San Francisco's Fairmont Hotel is considered the grand dame of Bay Area hotels. It’s hosted everyone from movie stars to socialites to presidents. So it was an unusual sight to see a scruffy truck hauling beehives pull-up beneath the hotel’s famous flag-lined canopy.
"Sooner we get them out there, the sooner they'll be happy," mumbled Spencer Marshall, tugging on a stark white beekeeping suit.
Marshall and his crew unloaded four beehives onto a cart under the curious eyes of tourists and hotel staff. They guided the cart through the hotel’s cavernous hallways to a little outside garden area with wood planters teeming with lavender plants. Then he peeled off the burlap sacks covering the hives and soon after, the air was filled with the buzzing of 80,000 bees.
"What we’re doing would happen naturally over a hundred years," said Marshall, who along with his wife runs Marshall Farms in American Canyon. “But we’re trying to help it along a little bit."
The hives are the showpiece of the Fairmont’s new herb garden started by executive chef JW Foster. The honey produced by the new guests will soon figure into the hotel’s swanky cuisine.
"We’re going to use a lot of it in the restaurants here," said Foster. “We’re going to use it for the afternoon tea in the lower court."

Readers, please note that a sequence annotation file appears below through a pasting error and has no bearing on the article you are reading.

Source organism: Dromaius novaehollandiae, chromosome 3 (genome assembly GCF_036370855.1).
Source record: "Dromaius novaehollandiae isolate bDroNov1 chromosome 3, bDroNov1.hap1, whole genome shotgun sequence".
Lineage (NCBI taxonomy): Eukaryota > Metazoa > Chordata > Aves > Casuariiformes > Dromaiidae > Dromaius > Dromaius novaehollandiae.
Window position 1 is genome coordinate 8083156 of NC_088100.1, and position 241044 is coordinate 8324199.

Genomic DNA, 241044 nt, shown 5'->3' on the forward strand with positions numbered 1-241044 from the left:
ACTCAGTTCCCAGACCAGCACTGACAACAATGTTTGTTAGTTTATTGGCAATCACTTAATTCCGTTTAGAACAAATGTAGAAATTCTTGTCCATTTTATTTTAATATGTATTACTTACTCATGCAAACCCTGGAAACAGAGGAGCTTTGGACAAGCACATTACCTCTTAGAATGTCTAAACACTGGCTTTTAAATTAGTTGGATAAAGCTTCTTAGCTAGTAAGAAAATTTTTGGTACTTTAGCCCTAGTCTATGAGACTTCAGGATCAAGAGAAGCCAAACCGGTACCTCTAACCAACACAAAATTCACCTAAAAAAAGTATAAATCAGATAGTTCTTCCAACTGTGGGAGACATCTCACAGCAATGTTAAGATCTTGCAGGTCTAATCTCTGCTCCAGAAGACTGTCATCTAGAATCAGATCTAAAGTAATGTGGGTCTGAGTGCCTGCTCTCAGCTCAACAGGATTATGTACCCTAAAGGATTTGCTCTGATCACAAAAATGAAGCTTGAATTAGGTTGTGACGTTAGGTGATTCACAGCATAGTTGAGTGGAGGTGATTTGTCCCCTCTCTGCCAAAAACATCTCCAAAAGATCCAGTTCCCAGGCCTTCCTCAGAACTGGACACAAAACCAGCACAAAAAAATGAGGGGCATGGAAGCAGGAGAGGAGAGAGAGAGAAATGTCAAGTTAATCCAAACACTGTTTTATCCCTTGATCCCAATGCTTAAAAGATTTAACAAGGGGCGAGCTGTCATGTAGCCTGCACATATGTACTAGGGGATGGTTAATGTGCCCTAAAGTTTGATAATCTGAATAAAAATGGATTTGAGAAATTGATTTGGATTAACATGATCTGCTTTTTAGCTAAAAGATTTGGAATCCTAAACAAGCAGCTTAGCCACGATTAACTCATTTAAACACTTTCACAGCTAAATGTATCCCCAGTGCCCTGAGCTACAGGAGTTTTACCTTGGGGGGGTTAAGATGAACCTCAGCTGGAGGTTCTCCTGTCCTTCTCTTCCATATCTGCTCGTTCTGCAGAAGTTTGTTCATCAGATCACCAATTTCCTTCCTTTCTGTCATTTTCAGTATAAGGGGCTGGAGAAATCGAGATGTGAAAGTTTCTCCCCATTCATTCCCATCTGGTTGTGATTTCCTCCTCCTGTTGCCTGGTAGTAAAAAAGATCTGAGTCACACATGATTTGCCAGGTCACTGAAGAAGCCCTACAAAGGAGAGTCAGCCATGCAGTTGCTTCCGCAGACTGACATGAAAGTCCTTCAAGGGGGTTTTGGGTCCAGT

This new hive installation comes amid concerns over a global bee shortage, known as Colony Collapse Disorder. Those fears have launched a new wave of urban beekeeping in city's like San Francisco. Budding farmers have donned bee suits and installed hives in parks, backyards and on rooftops.
"I always say a hive of bees is like having four tomato plants," said Marshall, who delivers bee hives all over the Bay Area.
Still, one must wonder what the Fairmont's well-heeled guests think of their buzzing new neighbors, who conjure images of swarming bees chasing guests through the Tonga Room.
"That thought did cross my mind," said Fairmont General Manager Tom Klein. "But I’m told they’re quite tame."
In addition to putting honey on the menu, the hotel has plans to bottle its homemade honey in jars emblazoned with the Fairmont label. So hopefully, the term “busy little bees” isn’t just hyperbole.